Is there a medical reason behind having a drink in the morning to cure a hangover?

Alcohol binds to the GABA (gammabutyric acid) receptors in the brain. GABA is the major inhibitory neurotransmitter in the brain. When blood alcohol levels decrease, there is less GABA activation, and therefore more excitation in the brain (via the glutamate neurotransmitter system). This causes tremors, tachycardia (fast pulse) and hypertension (high BP) to occur, along with other symptoms. This process can be reversed by activating GABA once again, either by drinking alcohol or going through detoxification with GABA activating medicines in the benzodiazepine class (Valium, Ativan, and the like). The problem with drinking alcohol in the morning is that it can lead to a vicious cycle of chronic intoxication (and withdrawal) states. When alcohol is used to treat withdrawal symptoms ("hair of the dog that bit you"), more alcohol per day is used, often leading to tolerance and dependence. Treatment for this cycle is best accomplished by detoxification, counseling, and abstinence.


How do cocaine and alcohol affect the brain?

Cocaine blocks the reuptake of dopamine and, to a lesser extent, norepinephrine and serotonin in the brain. This causes the accumulation of dopamine, leading to euphoria and excitation. The increased stimulation of dopaminergic neurons in the mesolimbic (reward) circuit leads to addiction. Alcohol binds with GABA receptors producing inhibitory effects on neural activity. This produces cognitive impairment and reduced anxiety (disinhibition). Activation of GABA receptors also produces postsynaptic dopamine release, which stimulates the mesolimbic circuit in the brain, producing euphoria and addiction.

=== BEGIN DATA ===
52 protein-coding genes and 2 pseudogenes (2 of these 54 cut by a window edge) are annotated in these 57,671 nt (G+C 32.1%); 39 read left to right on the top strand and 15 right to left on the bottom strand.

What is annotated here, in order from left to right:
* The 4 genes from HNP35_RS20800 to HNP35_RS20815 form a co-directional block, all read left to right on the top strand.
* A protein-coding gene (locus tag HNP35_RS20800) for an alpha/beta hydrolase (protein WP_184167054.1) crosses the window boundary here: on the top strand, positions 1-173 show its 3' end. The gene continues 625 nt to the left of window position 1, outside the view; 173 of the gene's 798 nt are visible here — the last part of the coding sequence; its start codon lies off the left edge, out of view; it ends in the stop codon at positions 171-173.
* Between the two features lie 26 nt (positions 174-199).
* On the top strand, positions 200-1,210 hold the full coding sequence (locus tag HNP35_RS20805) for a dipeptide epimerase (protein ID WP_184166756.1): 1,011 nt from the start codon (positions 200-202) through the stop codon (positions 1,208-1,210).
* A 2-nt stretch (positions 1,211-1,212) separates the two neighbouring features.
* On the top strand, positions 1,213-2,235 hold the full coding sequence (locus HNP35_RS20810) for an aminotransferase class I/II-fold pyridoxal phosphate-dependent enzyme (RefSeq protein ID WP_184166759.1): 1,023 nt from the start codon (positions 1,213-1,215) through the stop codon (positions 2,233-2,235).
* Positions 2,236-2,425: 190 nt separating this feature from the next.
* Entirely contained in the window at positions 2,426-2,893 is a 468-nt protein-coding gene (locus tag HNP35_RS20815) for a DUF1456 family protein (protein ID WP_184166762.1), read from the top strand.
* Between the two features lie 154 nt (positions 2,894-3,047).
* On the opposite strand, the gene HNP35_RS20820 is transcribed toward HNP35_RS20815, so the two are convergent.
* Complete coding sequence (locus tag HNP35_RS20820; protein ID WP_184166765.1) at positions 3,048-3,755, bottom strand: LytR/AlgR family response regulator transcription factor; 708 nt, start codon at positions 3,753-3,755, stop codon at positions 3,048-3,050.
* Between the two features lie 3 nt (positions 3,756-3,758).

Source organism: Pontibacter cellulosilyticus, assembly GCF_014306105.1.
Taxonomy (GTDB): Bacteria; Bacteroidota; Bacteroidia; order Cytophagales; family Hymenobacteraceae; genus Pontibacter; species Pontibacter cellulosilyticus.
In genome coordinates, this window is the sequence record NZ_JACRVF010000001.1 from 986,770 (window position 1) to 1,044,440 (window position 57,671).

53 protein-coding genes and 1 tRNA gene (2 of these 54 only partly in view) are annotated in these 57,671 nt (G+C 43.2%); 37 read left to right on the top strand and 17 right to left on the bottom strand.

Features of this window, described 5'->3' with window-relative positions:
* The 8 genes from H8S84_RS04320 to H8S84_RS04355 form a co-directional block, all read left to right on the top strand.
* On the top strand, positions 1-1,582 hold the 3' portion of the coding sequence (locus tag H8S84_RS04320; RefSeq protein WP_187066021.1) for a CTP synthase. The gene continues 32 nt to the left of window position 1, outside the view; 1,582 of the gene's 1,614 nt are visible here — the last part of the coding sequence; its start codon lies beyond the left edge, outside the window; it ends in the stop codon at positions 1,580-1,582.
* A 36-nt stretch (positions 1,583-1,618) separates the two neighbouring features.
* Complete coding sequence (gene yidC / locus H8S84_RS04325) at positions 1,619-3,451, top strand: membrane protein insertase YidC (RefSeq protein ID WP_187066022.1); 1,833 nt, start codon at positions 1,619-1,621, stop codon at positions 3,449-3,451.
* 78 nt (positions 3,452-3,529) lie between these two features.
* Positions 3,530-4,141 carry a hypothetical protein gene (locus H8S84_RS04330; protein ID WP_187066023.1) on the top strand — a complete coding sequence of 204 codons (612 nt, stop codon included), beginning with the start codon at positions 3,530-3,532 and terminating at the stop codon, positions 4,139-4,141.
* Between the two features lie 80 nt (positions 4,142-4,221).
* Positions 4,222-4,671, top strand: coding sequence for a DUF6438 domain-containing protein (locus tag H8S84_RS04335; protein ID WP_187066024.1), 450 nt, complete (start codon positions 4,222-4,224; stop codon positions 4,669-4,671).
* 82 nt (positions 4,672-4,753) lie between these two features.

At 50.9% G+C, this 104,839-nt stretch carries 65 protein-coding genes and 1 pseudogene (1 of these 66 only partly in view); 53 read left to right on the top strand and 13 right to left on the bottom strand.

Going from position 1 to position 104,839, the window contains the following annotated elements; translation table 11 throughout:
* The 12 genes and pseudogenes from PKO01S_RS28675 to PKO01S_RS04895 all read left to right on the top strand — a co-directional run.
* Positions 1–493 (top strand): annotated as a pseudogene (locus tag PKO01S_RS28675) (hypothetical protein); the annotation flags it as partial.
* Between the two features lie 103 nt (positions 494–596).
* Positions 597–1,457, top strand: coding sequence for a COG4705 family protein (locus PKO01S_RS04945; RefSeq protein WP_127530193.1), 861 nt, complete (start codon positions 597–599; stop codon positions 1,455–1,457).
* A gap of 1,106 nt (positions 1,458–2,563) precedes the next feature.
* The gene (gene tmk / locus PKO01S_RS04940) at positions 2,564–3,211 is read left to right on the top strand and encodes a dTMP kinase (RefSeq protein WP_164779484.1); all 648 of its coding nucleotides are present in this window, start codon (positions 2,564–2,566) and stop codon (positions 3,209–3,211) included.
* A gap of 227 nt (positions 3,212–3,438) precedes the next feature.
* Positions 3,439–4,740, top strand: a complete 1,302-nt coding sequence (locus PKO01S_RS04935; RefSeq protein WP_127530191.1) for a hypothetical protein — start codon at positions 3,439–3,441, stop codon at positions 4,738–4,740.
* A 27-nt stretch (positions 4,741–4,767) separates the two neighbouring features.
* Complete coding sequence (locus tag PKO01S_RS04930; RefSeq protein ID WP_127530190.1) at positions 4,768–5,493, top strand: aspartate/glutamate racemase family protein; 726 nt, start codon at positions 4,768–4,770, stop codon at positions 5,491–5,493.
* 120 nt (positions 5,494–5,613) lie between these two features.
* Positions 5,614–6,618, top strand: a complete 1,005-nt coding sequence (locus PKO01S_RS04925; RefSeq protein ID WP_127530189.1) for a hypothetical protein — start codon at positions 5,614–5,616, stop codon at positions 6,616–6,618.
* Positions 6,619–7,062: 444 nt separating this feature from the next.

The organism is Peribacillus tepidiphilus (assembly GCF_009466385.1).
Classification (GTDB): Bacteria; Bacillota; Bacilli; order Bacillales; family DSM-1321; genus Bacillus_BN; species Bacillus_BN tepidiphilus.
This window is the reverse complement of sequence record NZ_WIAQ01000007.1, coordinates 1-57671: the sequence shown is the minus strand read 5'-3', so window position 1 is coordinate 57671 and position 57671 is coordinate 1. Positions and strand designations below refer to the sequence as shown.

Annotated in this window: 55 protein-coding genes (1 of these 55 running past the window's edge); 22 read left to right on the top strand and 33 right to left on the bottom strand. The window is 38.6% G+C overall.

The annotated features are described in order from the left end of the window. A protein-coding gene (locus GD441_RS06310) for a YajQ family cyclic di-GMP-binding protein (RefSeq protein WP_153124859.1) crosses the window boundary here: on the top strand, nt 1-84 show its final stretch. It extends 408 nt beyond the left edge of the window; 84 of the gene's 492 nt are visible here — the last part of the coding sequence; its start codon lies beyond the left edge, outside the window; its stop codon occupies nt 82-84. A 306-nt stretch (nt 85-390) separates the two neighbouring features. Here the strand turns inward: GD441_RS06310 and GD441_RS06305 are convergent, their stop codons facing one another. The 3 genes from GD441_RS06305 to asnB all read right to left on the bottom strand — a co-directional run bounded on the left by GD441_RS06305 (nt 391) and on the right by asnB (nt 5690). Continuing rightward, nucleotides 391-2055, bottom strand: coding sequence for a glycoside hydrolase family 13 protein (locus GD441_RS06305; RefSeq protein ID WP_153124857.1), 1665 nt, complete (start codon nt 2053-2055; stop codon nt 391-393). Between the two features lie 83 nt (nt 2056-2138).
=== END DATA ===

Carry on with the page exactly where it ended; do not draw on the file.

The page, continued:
What does it mean if you do not get drunk easily?

These are the main factors influencing inebriation from a given amount of alcohol: 1) Eating while drinking slows the absorption rate of alcohol into the bloodstream, and also dilutes it with other substances ingested, reducing the propensity to become drunk. 2) Since the human liver can convert ethanol (remove it from bloodstream) at a rate of about .015 of BAC per hour, if you do not exceed this absorption rate, you don't get drunk as easily. 3) Increased liver enzymes (such as alcohol dehydrogenase) can allow the liver to metabolize more ethanol at a given time, increasing the rate at which the liver converts ethanol to acetaldehyde, and reducing the blood alcohol concentration (reducing the blood sent into the brain). These enzymes are typically increased (upregulated) as a person drinks more alcohol. And this gives a person the majority of their tolerance to alcohol. However, this can also be genetic. 4) GABA receptor variation - some people are predisposed to alcoholism due to variation in their genes that code for GABA (gamma-aminobutyric acid) receptors in the brain, which are responsible for anxiolytic (anxiety-reducing) and inhibitory effects of GABA, benzodiazepines (such as Xanax, Valium, etc.), and ethanol. For those that have "mutant" forms of GABA receptors, they may have reduced binding affinity or reduced activity in the presence of ethanol, which can make them more tolerant to ethanol. 5) GABA receptor downregulation/downmodulation - often times, however, excessive drinking over time will cause the brain to reduce GABA receptor density (decrease the number of GABA receptors), which reduces the effect that GABA, benzodiazepines, and ethanol have on brain cells...which causes a receptor-based, rather than metabolic, tolerance for ethanol.